The long, resonant vibration of strings has been a constant throughout the history of music and, therefore, has been integral to the creation of experimental, avant-garde works as well. Just like the piano, stringed instruments have been modified, repurposed, and co-opted to create a stunning variety of sounds — from the ancient harps and droning tamburas of Mesopotamia to the violins and cellos of Renaissance chamber music. Tapping into this rich tradition, the sustained, harmonically complex tones of stringed instruments provide a gorgeous palette for the modern underground musicians represented here.
01. Duane Pitre — “Section I” Feel Free [Important Records; 2012]
Layering plucked, struck, and bowed string sounds, Duane Pitre patiently explores the full harmonic range of the string instruments featured in this piece. Pitre, a professional skateboarder turned sound artist, has a great feel for both space and pace in his compositions. Feel Free, one of the standout albums of last year, deftly moves from small percussive sounds to great rivers of violin, contrabass, cello, dulcimer, harp, and guitar.
02. Phill Niblock — “Harm” Touch Three [Touch; 2006]
Emerging from the Pitre piece, this monolithic Niblock composition is a classic exploration of drone. As part of the experimental breeding ground of New York in the 1960s, Niblock focused on layering identically tuned traditional instruments on top of each other. The result is a subtly shifting sound that draws the listener into the microtones within the notes and the slight irregularities of the performances.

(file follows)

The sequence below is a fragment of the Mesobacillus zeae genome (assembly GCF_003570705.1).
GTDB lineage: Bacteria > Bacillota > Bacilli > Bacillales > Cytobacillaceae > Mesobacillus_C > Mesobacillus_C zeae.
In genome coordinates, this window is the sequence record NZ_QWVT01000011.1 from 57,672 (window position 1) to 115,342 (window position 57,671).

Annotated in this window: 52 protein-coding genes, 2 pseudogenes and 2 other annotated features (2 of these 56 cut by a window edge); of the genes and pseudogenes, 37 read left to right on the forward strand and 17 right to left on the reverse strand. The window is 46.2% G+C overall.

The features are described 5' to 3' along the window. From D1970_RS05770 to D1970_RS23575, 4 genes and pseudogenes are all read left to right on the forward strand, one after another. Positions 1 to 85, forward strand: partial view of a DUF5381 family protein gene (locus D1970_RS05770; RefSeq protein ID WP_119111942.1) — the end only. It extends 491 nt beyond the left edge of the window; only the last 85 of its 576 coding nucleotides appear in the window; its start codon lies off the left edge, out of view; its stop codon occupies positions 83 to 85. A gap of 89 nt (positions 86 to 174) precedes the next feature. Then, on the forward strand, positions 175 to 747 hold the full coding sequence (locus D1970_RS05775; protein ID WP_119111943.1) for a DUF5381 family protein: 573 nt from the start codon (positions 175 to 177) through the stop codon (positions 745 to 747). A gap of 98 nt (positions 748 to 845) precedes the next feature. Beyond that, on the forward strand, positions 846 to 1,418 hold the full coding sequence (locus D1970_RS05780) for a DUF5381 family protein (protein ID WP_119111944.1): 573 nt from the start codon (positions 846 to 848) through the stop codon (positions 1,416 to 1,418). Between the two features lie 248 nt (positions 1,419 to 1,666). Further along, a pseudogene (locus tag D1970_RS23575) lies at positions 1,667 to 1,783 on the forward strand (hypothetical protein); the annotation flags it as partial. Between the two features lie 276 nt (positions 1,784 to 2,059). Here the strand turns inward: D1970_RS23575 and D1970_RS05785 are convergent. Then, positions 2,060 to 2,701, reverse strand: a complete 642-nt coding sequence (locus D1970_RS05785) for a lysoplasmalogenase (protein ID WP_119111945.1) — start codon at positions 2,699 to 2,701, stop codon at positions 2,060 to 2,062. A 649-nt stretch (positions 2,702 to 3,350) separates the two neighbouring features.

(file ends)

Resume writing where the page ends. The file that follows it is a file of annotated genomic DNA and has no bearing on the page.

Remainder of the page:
03. Date Palms — “Honey Devash” Honey Devash [Mexican Summer; 2011]
Maintaining a long, slowly evolving drone on the classical Indian tambura, this piece by Oakland, California’s Date Palms is one that has seldom left my turntable since its release two years ago. There’s something about the slow-burn bass playing and Eastern-tinged atmosphere of this side-long track that is instantly mesmerizing.
04. Portraits — “In D” Portraits [Important Records; 2012]
It wasn’t difficult to pair this piece with the one before it, as Gregg Kowalsky and Marielle Jakobsons of Date Palms play on it. A kind of underground, Bay Area supergroup, Portraits focuses in on the meditative drone of traditional Indian ragas. Like the work of Pandit Pran Nath, who inspired and taught experimental composers like La Monte Young and Terry Riley in the 1960s, the droning tambura serves as a pulsing launch pad for improvisations based on a fixed set of notes. Here, violin, Japanese koto, and guitar slide over rich tapestries of harmonium and shruti.
05. Sundrips — “Basejumping” Basejumping at Cliff Clavin [Fadeaway Tapes; 2010]
The only piece here that doesn’t explicitly feature stringed instruments, this brief Sundrips track captures the feeling and harmonics of a bow dragging across strings. The Montreal-based duo creates this brand of gorgeous dynamics with a bevy of classic synthesizers. Their small-run cassettes have featured some of the most interesting uses of synths that I’ve heard in the Korg-filled last few years.
06. Tony Conrad / Faust — “From the Side of the Machine” Outside the Dream Syndicate [Caroline; 1973]
From a spectacular Table of the Elements reissue comes this pairing of Tony Conrad’s beautiful, chaotic viola work and classic German krautrock band Faust. Along with La Monte Young, Marian Zazaeela, and John Cale, Conrad was an early member of the Theatre of Eternal Music, a group that extended classical Indian drones into marathon single-note performances. Here, we find Conrad’s minimalist viola playing evolving and transforming within the structure of Faust’s driving, machine-like rhythm section. Just as with the rest of the pieces here, this ancient, elemental string sound offers fertile ground for new musical connections and captivating experimentation.